New York, London, Milan, Paris: Favorites from Fashion Month

This month saw the showcase of some brilliant designs at the (in)famous Fashion Weeks in New York, London, and Paris (Milan, too).  For those of you who don’t know, Fashion Week happens twice a year:  Autumn/Winter collections are from in January-April, while Spring/Summer collections are exhibited in September-October.  New York usually kicks off with its fashion week first, with Paris bringing up the rear, and London and Milan occurring between those two.  Did you know the very first NY fashion week happened in 1943 to distract the public from French fashion during World War II?

I’ve been obsessively following the fashion weeks for a while now, and this year seemed a little more interesting than the previous few.  The trends are awe-inspiring and, for the most part, wearable!  Some of these include the return of the hairband in Louis Vuitton, the pointed toe style in footwear, and the re-vamping of the jacket in Chanel.  Here’s a look:


Jacket and pearls – definitive Chanel look. But check this out: big, statement pearls and slouchy tailoring add a contemporary twist to classic style.

Erm, this looks to me a bit like an old bedsheet. Not loving this but can SO imagine Diane Kruger pulling off this look even better than Lagerfeld imagined.

Think dresses, the Sixties, and lots and LOTS of checkers! I personally would think twice before sporting this print, but it certainly made for a good show. Oh and, welcome back, hairband!

This Dior dress takes my breath away. So simple yet so well-structured! Loving the high-low hemline, the corset bodice, the beautifully pleated midnight-blue skirt and the out-there eyes.  Look, pointed toe heels!

Strong, confident, precisely tailored! New creative director Raf Simons (ex-Jil Sander) packs a punch with the Dior Spring 2012 RTW collection. How awesome are the satin lapels?


Slicked back hair, leather, lace and sharp, grown-up cuts: this defined Jason Wu’s Spring 2013 RTW collection. No wonder the First Lady is a huge fan!

Katy Perry hair, chambray leggings, grandma’s old denim shirt over Mom’s maternity blouse – Sorry, Anna Sui, your models just look like hipsters who got a bit too excited at the Salvation Army!

Holmes and Yang is Katie Homes’ collaboration with Jeanne Yang. The debut collection is stoic, indifferent and resolute, with a few pieces of evening wear, lots of trousers and prints, and some tough jackets. Swooning for the military trench!


Clockwise from top: volume and fullness at Marni, Moschino teaches us geometry, and cool greys and icy blues dominate at Giorgio Armani. When it comes to excess and opulence, Milan never disappoints!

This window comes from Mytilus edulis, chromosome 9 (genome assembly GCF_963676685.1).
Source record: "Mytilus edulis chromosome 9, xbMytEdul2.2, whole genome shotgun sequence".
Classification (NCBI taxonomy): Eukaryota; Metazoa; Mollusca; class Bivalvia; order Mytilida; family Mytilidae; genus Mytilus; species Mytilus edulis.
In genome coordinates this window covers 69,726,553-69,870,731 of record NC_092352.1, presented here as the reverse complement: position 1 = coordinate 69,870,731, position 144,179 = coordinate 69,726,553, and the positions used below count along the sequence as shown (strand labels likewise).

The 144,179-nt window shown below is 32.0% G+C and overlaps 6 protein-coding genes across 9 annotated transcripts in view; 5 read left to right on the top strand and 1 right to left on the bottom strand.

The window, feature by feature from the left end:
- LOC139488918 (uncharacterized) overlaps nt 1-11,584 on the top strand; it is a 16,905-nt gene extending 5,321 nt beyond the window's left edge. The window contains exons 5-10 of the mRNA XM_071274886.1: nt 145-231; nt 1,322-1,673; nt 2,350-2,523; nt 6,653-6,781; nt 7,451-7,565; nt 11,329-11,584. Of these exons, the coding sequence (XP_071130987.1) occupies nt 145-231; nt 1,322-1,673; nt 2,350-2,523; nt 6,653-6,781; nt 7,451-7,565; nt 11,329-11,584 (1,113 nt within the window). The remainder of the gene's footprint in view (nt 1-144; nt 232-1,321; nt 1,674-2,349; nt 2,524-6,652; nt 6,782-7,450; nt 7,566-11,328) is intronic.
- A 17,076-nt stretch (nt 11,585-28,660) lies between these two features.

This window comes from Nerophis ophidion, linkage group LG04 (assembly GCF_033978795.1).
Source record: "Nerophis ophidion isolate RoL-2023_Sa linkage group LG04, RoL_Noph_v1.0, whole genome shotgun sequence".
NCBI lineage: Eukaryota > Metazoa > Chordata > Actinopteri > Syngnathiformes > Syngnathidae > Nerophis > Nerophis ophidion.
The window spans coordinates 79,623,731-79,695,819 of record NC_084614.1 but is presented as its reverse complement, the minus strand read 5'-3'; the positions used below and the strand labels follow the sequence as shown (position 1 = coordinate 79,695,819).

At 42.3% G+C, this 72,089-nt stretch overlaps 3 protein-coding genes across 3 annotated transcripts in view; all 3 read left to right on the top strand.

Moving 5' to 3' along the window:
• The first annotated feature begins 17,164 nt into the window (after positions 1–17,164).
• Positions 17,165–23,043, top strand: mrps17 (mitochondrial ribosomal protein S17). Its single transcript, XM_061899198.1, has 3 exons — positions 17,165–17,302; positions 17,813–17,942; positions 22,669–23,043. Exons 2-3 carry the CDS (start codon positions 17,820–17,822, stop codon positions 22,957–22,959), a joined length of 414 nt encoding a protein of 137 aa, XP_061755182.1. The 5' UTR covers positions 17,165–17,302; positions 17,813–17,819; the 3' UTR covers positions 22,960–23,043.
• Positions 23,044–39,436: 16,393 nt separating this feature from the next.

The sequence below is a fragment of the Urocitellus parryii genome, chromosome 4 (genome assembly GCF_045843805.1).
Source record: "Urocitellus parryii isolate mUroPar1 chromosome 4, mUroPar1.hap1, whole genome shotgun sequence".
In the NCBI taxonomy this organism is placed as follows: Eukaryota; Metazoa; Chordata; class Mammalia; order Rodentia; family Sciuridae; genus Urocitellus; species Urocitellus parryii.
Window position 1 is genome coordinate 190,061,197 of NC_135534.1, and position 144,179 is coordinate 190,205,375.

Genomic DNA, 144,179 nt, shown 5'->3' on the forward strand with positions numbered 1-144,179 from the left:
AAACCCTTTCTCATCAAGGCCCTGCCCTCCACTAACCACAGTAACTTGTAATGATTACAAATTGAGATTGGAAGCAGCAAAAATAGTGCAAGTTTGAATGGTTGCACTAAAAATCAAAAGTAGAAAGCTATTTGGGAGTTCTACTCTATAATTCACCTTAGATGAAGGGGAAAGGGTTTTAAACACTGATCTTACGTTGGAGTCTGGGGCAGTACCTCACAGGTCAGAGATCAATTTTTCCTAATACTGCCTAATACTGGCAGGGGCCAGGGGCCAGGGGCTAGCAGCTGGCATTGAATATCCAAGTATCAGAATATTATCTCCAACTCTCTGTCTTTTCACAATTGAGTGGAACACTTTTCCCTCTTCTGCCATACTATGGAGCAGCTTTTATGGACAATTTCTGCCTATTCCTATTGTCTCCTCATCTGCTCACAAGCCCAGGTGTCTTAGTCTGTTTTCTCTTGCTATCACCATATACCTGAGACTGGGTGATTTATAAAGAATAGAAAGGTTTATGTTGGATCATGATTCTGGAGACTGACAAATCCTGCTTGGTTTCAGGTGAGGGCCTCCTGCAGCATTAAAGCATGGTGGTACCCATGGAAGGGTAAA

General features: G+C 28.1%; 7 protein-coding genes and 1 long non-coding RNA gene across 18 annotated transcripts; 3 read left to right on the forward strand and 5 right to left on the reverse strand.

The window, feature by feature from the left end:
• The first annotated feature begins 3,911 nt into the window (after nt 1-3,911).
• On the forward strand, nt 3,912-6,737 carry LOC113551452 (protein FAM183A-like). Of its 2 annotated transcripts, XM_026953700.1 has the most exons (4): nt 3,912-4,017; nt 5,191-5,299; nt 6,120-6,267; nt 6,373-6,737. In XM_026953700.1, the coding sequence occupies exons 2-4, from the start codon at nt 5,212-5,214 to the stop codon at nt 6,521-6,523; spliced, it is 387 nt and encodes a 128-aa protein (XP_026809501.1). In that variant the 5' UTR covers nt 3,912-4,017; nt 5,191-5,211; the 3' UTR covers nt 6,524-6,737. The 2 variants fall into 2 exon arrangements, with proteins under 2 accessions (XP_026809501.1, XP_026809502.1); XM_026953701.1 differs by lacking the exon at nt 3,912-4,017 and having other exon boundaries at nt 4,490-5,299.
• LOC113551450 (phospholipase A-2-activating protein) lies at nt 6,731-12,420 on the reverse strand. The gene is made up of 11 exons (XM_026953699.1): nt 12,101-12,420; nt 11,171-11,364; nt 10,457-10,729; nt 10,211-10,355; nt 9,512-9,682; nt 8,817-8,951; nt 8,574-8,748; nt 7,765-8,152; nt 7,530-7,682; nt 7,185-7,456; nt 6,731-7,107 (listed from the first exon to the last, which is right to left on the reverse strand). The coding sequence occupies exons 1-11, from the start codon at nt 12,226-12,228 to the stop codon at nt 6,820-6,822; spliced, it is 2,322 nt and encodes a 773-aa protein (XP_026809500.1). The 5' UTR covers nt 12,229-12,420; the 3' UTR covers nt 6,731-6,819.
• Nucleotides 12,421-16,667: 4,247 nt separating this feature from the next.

Look at the lace! Burberry Prorsum’s RTW Spring 2013 collection was abound with lots of color, well-controlled color – more like a dieter, rather than a kid, at the candy store. Refined, well-cut, yet still vibrant. Burberry never fails!

Postage stamps and banknotes on white backgrounds formed the main course of Mary Kartrantzou’s RTW Spring 2013 collection. Neat silhouettes with lots of A-line infused in between, these pieces are understated but definitely eye-catching!

Twinsets and cashmere, Pringle of Scotland’s RTW Spring 2013 collection exudes a luxe and retro style. Patch-pockets and belts were staples. My personal fave from this collection is the blue pants and black shirt combo. #mustnotdrool.

That’s all for now, folks.  Of course there were plenty more shows throughout the season, and I could go on for about 10 more posts gushing about them.  For now, check out this funny video from the Ellen Show.


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“My clothes are not hot. Never. Never.” – MARC JACOBS

It’s been wayyyyy too long since I wrote about what I love on here. I’ve felt like a junkie who’s been going through cold turkey and now just desperately NEEDS that one hit to keep going again. So I am back with a bang to talk in a superior hoity-toity way about my all-time favourite topic: FASHION!

Creative director at Louis Vuitton, an award-winning graduate of The New School (which happens to be one of my dream schools!), one of Time magazine’s 100 most influential people in the world, the youngest designer to have ever been awarded the fashion industry’s highest tribute, The Council of Fashion Designers of America (CFDA) Perry Ellis Award for New Fashion Talent, and the sassiest, most-daring and charmingly gay man EVER: that’s right ladies and well-informed gentlemen, I’m talking about Marc Jacobs. I’ve been in love with his designs and his work for so long, it’s really a wonder I haven’t dedicated an entire blog post to him before (although, of course, I had to do god of fashion, Karl Lagerfeld, first before anyone else). From handbags and fragrances (‘Daisy’ is currently my favourite perfume!) to shades and shoes, this man has done it all, and done it all spectacularly well.

I was just looking through the Spring/Summer 2011 collection of ‘Marc by Marc Jacobs’ (a diffusion line) and it’s all about emphasizing what a pop of bright colour can do to transform an outfit. Its full of lots of upbeat, breezy daywear accessorised with military touches and bonnet-style hats with bold stripes and splashes of colour being the main fixture of almost every piece.

Military-cut top, slim waist belt, beige bonnet and a tan satchel. Notice how the red hue of the slouchy shorts really adds the softness that would otherwise be lacking from the severity of the navy-blue and black in the outfit

Loving the patterned jumpsuit. Despite it already being a vivid outfit, notice how the electric blue strap of the satchel still makes the outfit pop a little more.

There really is no better way to tame down a busy outfit. Nude shoes. Every woman should own a pair!